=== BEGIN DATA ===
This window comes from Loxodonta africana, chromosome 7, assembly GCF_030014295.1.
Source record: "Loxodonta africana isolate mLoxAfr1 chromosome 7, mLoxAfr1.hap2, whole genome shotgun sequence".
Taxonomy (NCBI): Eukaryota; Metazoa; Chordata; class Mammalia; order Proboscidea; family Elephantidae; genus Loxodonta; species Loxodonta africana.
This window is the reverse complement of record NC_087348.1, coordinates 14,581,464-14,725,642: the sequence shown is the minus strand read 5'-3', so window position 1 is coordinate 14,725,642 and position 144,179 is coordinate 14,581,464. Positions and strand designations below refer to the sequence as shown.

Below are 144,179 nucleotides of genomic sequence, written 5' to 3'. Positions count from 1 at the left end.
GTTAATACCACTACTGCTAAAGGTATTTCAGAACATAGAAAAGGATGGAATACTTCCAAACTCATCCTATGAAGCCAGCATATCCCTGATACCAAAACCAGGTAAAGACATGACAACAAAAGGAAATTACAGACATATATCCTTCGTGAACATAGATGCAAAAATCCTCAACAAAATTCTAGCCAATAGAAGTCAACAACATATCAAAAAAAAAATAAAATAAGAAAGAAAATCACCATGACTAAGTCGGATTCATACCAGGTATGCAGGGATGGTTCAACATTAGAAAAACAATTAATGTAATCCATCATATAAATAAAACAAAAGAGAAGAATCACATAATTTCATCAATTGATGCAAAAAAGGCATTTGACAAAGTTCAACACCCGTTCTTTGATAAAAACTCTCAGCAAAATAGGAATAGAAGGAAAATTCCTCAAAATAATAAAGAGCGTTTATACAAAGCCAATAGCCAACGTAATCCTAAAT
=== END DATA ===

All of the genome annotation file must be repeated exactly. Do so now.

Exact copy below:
This window comes from Loxodonta africana, chromosome 7, assembly GCF_030014295.1.
Source record: "Loxodonta africana isolate mLoxAfr1 chromosome 7, mLoxAfr1.hap2, whole genome shotgun sequence".
Taxonomy (NCBI): Eukaryota; Metazoa; Chordata; class Mammalia; order Proboscidea; family Elephantidae; genus Loxodonta; species Loxodonta africana.
This window is the reverse complement of record NC_087348.1, coordinates 14,581,464-14,725,642: the sequence shown is the minus strand read 5'-3', so window position 1 is coordinate 14,725,642 and position 144,179 is coordinate 14,581,464. Positions and strand designations below refer to the sequence as shown.

Below are 144,179 nucleotides of genomic sequence, written 5' to 3'. Positions count from 1 at the left end.
GTTAATACCACTACTGCTAAAGGTATTTCAGAACATAGAAAAGGATGGAATACTTCCAAACTCATCCTATGAAGCCAGCATATCCCTGATACCAAAACCAGGTAAAGACATGACAACAAAAGGAAATTACAGACATATATCCTTCGTGAACATAGATGCAAAAATCCTCAACAAAATTCTAGCCAATAGAAGTCAACAACATATCAAAAAAAAAATAAAATAAGAAAGAAAATCACCATGACTAAGTCGGATTCATACCAGGTATGCAGGGATGGTTCAACATTAGAAAAACAATTAATGTAATCCATCATATAAATAAAACAAAAGAGAAGAATCACATAATTTCATCAATTGATGCAAAAAAGGCATTTGACAAAGTTCAACACCCGTTCTTTGATAAAAACTCTCAGCAAAATAGGAATAGAAGGAAAATTCCTCAAAATAATAAAGAGCGTTTATACAAAGCCAATAGCCAACGTAATCCTAAAT